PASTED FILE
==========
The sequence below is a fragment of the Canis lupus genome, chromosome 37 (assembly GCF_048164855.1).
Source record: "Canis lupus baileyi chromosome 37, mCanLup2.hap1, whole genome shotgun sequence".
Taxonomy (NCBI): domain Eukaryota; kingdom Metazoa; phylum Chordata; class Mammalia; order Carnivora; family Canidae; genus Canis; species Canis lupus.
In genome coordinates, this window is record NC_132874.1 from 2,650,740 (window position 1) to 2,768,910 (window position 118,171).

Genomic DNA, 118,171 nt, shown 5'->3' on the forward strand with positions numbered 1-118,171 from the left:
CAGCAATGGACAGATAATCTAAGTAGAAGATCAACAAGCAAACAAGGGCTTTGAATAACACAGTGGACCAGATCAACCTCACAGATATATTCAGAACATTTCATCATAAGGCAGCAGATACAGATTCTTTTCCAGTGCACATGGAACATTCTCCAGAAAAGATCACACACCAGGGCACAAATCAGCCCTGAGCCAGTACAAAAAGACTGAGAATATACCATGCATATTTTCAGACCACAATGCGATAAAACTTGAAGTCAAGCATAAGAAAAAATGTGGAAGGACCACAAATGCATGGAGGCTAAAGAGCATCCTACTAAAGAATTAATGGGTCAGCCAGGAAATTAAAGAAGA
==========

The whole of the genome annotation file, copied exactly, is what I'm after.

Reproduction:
The sequence below is a fragment of the Canis lupus genome, chromosome 37 (assembly GCF_048164855.1).
Source record: "Canis lupus baileyi chromosome 37, mCanLup2.hap1, whole genome shotgun sequence".
Taxonomy (NCBI): domain Eukaryota; kingdom Metazoa; phylum Chordata; class Mammalia; order Carnivora; family Canidae; genus Canis; species Canis lupus.
In genome coordinates, this window is record NC_132874.1 from 2,650,740 (window position 1) to 2,768,910 (window position 118,171).

Genomic DNA, 118,171 nt, shown 5'->3' on the forward strand with positions numbered 1-118,171 from the left:
CAGCAATGGACAGATAATCTAAGTAGAAGATCAACAAGCAAACAAGGGCTTTGAATAACACAGTGGACCAGATCAACCTCACAGATATATTCAGAACATTTCATCATAAGGCAGCAGATACAGATTCTTTTCCAGTGCACATGGAACATTCTCCAGAAAAGATCACACACCAGGGCACAAATCAGCCCTGAGCCAGTACAAAAAGACTGAGAATATACCATGCATATTTTCAGACCACAATGCGATAAAACTTGAAGTCAAGCATAAGAAAAAATGTGGAAGGACCACAAATGCATGGAGGCTAAAGAGCATCCTACTAAAGAATTAATGGGTCAGCCAGGAAATTAAAGAAGA